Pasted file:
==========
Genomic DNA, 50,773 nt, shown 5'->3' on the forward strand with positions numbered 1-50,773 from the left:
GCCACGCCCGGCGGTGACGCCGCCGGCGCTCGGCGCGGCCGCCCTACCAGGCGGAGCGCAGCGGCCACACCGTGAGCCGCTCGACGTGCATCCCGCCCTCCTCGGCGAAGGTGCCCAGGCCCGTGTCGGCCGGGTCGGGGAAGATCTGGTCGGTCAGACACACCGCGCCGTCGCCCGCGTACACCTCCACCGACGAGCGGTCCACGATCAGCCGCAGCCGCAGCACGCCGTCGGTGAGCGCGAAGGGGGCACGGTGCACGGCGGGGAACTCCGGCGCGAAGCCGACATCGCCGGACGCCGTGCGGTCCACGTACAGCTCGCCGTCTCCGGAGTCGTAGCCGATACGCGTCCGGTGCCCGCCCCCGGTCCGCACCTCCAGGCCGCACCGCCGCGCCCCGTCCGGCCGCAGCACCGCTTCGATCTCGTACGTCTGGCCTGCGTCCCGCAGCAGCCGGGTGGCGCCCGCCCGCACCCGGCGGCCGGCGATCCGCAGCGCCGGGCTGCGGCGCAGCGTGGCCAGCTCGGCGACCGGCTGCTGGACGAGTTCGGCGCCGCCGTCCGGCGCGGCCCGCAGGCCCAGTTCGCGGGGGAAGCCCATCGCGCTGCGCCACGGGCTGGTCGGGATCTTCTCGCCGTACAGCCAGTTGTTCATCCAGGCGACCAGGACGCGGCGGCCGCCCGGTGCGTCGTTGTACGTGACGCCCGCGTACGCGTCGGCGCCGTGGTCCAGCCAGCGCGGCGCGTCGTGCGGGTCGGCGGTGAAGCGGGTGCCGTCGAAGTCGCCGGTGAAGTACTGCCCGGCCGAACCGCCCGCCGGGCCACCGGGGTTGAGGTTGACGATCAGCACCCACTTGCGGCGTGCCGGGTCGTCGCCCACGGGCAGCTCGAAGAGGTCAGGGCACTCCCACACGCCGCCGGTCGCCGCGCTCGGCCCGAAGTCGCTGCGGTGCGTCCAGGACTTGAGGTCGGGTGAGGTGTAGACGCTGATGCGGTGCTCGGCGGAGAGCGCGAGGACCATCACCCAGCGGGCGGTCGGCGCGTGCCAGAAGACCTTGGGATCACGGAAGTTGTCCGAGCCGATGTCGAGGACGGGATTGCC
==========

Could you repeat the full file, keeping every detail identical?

Genomic DNA, 50,773 nt, shown 5'->3' on the forward strand with positions numbered 1-50,773 from the left:
GCCACGCCCGGCGGTGACGCCGCCGGCGCTCGGCGCGGCCGCCCTACCAGGCGGAGCGCAGCGGCCACACCGTGAGCCGCTCGACGTGCATCCCGCCCTCCTCGGCGAAGGTGCCCAGGCCCGTGTCGGCCGGGTCGGGGAAGATCTGGTCGGTCAGACACACCGCGCCGTCGCCCGCGTACACCTCCACCGACGAGCGGTCCACGATCAGCCGCAGCCGCAGCACGCCGTCGGTGAGCGCGAAGGGGGCACGGTGCACGGCGGGGAACTCCGGCGCGAAGCCGACATCGCCGGACGCCGTGCGGTCCACGTACAGCTCGCCGTCTCCGGAGTCGTAGCCGATACGCGTCCGGTGCCCGCCCCCGGTCCGCACCTCCAGGCCGCACCGCCGCGCCCCGTCCGGCCGCAGCACCGCTTCGATCTCGTACGTCTGGCCTGCGTCCCGCAGCAGCCGGGTGGCGCCCGCCCGCACCCGGCGGCCGGCGATCCGCAGCGCCGGGCTGCGGCGCAGCGTGGCCAGCTCGGCGACCGGCTGCTGGACGAGTTCGGCGCCGCCGTCCGGCGCGGCCCGCAGGCCCAGTTCGCGGGGGAAGCCCATCGCGCTGCGCCACGGGCTGGTCGGGATCTTCTCGCCGTACAGCCAGTTGTTCATCCAGGCGACCAGGACGCGGCGGCCGCCCGGTGCGTCGTTGTACGTGACGCCCGCGTACGCGTCGGCGCCGTGGTCCAGCCAGCGCGGCGCGTCGTGCGGGTCGGCGGTGAAGCGGGTGCCGTCGAAGTCGCCGGTGAAGTACTGCCCGGCCGAACCGCCCGCCGGGCCACCGGGGTTGAGGTTGACGATCAGCACCCACTTGCGGCGTGCCGGGTCGTCGCCCACGGGCAGCTCGAAGAGGTCAGGGCACTCCCACACGCCGCCGGTCGCCGCGCTCGGCCCGAAGTCGCTGCGGTGCGTCCAGGACTTGAGGTCGGGTGAGGTGTAGACGCTGATGCGGTGCTCGGCGGAGAGCGCGAGGACCATCACCCAGCGGGCGGTCGGCGCGTGCCAGAAGACCTTGGGATCACGGAAGTTGTCCGAGCCGATGTCGAGGACGGGATTGCC